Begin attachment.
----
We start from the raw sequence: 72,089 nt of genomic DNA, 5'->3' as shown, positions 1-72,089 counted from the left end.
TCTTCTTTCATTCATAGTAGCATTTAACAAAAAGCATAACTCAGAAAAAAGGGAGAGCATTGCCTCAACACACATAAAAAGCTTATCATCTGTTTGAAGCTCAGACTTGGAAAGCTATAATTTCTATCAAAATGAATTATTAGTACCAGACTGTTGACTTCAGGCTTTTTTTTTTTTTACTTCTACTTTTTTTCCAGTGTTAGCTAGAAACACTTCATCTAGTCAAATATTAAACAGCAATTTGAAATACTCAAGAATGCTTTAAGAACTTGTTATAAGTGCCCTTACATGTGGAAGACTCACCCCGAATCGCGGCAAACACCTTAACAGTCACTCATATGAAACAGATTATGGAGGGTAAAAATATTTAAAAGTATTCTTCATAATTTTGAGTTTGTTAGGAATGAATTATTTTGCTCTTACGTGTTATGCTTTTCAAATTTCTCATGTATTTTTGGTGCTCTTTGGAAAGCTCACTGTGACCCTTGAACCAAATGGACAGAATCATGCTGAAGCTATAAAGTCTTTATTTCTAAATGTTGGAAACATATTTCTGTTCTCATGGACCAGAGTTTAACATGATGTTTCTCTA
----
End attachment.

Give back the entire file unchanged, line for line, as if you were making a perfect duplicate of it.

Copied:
We start from the raw sequence: 72,089 nt of genomic DNA, 5'->3' as shown, positions 1-72,089 counted from the left end.
TCTTCTTTCATTCATAGTAGCATTTAACAAAAAGCATAACTCAGAAAAAAGGGAGAGCATTGCCTCAACACACATAAAAAGCTTATCATCTGTTTGAAGCTCAGACTTGGAAAGCTATAATTTCTATCAAAATGAATTATTAGTACCAGACTGTTGACTTCAGGCTTTTTTTTTTTTTACTTCTACTTTTTTTCCAGTGTTAGCTAGAAACACTTCATCTAGTCAAATATTAAACAGCAATTTGAAATACTCAAGAATGCTTTAAGAACTTGTTATAAGTGCCCTTACATGTGGAAGACTCACCCCGAATCGCGGCAAACACCTTAACAGTCACTCATATGAAACAGATTATGGAGGGTAAAAATATTTAAAAGTATTCTTCATAATTTTGAGTTTGTTAGGAATGAATTATTTTGCTCTTACGTGTTATGCTTTTCAAATTTCTCATGTATTTTTGGTGCTCTTTGGAAAGCTCACTGTGACCCTTGAACCAAATGGACAGAATCATGCTGAAGCTATAAAGTCTTTATTTCTAAATGTTGGAAACATATTTCTGTTCTCATGGACCAGAGTTTAACATGATGTTTCTCTA